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Re: [infoguys-list] Interesting Case Law May Impact Digital Evidence Investigations

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  • Bob Hrodey
    ... Most likely, straight up to the Supreme Court. This is too much of a slippery slope involving the plain view doctrine. What next from that wacky,
    Message 1 of 2 , Sep 4, 2009
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      rmriinc wrote:
      > I found this post on another group I am on. And I read about this case last week. I think this case could really have an impact on Investigations that involve Digital Evidence Gathering,
      >
      > [snip]
      >
      > http://www.ca9.uscourts.gov/datastore/opinions/2009/08/26/05-10067eb.pdf
      >
      > According to this case Law Enforcement will only be able to confiscate
      > files specified by the warrant and the Warrant is supposed to be
      > specific. According to my reading you won't be able to image the
      > hard-drive but will need to conduct an on-site live-search. The Ninth
      > further outlines their guidelines as so:
      >
      > 1. Magistrates should insist that the government waive reliance upon the plain view doctrine in digital evidence cases. See p. 11876 supra.
      >
      > 2. Segregation and redaction must be either done by specialized
      > personnel or an independent third party. See pp. 11880-81 supra. If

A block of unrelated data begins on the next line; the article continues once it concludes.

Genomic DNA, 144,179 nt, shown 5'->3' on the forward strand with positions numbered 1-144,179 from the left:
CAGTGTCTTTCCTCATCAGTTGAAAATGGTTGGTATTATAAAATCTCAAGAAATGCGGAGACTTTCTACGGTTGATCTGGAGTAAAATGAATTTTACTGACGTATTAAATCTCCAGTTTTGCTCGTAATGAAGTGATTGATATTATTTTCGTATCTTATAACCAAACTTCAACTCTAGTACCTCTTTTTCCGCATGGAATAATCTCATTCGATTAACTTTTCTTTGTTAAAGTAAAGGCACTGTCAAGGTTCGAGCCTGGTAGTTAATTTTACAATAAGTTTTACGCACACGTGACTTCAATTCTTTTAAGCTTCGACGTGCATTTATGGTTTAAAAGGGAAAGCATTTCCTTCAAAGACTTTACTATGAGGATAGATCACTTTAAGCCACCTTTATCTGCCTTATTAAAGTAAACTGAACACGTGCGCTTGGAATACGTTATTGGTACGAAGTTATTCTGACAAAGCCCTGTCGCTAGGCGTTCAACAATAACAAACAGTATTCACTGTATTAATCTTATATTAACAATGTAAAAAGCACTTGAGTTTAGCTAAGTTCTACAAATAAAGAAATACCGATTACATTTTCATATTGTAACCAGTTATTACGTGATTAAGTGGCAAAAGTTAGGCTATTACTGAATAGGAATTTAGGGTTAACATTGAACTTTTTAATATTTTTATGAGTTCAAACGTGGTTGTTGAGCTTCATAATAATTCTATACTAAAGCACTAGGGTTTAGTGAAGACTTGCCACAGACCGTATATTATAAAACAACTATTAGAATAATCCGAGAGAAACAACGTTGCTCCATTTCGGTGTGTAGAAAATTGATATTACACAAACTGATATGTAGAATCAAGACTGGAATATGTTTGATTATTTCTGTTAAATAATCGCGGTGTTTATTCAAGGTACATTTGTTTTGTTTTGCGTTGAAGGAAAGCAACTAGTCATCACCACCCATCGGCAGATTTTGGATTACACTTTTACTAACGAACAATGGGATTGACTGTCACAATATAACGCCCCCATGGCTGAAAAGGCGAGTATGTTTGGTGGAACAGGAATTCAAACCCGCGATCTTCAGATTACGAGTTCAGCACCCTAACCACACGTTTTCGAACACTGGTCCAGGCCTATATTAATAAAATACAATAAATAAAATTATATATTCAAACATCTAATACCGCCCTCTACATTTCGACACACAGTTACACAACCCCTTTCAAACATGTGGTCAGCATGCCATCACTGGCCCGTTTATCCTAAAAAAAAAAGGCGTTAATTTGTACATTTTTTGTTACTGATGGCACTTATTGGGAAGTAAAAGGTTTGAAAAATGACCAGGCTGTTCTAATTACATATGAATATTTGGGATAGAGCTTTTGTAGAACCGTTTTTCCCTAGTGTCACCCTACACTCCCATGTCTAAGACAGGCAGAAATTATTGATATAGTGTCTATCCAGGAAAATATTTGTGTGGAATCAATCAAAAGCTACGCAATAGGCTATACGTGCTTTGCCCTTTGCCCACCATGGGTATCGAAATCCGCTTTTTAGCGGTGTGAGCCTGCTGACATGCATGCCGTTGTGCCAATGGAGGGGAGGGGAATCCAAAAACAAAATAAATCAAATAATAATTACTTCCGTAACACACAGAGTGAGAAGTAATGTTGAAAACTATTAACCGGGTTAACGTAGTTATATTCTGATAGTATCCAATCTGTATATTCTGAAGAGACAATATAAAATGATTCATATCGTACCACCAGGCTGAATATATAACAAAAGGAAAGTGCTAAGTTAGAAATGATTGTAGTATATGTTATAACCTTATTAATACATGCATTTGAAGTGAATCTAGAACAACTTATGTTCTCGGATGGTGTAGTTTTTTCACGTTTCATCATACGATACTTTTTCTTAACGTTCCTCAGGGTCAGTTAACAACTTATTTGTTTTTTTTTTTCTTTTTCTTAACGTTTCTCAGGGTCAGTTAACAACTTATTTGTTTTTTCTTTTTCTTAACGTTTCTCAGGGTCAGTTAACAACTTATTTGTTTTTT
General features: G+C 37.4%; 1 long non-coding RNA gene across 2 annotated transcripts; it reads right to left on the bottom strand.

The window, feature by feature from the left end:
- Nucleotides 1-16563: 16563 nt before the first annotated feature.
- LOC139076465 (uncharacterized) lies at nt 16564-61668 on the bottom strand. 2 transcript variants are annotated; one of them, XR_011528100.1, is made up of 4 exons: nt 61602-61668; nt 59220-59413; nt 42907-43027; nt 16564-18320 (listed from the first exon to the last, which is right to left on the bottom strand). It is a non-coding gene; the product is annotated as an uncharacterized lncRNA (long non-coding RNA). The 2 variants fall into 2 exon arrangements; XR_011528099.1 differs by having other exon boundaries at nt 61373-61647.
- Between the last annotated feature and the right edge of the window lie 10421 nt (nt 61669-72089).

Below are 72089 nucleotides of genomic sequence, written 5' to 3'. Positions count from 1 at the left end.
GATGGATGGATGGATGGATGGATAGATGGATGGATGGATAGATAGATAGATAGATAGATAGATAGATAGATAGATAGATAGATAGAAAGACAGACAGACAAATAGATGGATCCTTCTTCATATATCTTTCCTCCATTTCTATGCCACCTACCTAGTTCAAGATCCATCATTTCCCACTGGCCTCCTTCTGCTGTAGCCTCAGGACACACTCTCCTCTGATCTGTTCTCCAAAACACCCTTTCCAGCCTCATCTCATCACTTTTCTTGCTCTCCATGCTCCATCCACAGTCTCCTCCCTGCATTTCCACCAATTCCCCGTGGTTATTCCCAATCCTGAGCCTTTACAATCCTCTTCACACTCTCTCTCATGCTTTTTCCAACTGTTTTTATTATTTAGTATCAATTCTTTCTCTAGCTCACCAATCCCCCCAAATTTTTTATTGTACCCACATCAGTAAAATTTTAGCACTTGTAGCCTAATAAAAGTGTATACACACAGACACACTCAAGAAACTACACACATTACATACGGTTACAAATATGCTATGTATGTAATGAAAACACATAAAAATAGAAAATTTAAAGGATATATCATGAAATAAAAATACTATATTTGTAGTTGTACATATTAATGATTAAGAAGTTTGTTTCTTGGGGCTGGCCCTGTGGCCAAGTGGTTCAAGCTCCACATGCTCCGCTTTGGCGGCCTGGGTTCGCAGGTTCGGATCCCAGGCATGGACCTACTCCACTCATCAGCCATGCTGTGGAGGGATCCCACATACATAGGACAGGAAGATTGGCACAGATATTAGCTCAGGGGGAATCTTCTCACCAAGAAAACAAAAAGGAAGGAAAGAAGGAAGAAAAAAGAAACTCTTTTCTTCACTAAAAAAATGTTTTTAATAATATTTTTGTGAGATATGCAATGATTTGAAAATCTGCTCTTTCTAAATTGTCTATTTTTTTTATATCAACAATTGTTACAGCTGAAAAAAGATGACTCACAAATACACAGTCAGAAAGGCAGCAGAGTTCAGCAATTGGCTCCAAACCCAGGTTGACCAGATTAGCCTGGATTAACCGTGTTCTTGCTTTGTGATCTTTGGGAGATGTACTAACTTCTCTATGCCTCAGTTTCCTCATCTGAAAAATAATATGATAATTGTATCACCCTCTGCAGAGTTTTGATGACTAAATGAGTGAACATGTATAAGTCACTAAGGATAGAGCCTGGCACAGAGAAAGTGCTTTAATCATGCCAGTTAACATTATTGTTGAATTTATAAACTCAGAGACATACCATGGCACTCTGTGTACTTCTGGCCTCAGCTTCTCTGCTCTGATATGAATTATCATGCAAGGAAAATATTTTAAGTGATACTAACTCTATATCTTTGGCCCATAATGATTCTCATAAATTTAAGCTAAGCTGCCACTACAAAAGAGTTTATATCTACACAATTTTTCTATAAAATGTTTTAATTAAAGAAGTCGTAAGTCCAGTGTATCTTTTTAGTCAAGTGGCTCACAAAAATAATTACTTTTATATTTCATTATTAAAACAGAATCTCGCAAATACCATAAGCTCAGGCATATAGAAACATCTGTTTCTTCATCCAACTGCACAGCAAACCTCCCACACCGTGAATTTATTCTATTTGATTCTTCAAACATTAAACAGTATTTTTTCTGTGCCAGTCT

> the segregation is to be done by government computer personnel, it must agree in the warrant application that the computer personnel will not disclose to the investigators any information other than that which is the target of the warrant.
      >
      > 3. Warrants and subpoenas must disclose the actual risks of destruction of information as well as prior efforts to seize that information in other judicial fora. See pp. 11877-78, 11886-87 supra.
      >
      > 4. The government's search protocol must be designed to uncover only the information for which it has probable cause, and only that information may be examined by the case agents. See pp. 11878, 11880-81 supra.
      >
      > 5. The government must destroy or, if the recipient may lawfully possess it, return non-responsive data, keeping the issuing magistrate informed about when it has done so and what it has kept. See p. 11881-82 supra.
      >
      > [snip]
      > I am kinda curious to see where this is going to go....

      Most likely, straight up to the Supreme Court. This is too much of a
      slippery slope involving the plain view doctrine. What next from that
      wacky, wonderful clowns at the "Notorious Ninth?"

      I have not read the decision but based upon Rick's post, does anyone see
      a Catch-22 with paragraph #5? (there are likely more but this jumped out
      at me.)

      The government muse develop a protocol to insure that ONLY material as
      described in the search warrant is examined. They then tell you, in the
      same decision, that the government must either destroy or return (if not
      contraband) "non-responsive" data that they aren't even supposed to be
      looking at. To me, this is comparable to saying: "Here's a box of
      fifteen thousand marbles. In that box there are one hundred blue
      marbles (purchased with proceeds from drug sales) and the rest of them
      are either black or white. You are hereby directed to take the box to a
      dark room and retrieve only the blue marbles. The remaining marbles
      must be returned - but not the three thousand WHITE marbles (kiddie
      porn), which you must destroy as contraband."

      On it's face, this is typical crap from the land of fruits and nuts.


      --
      Enjoy,

      /Bob/
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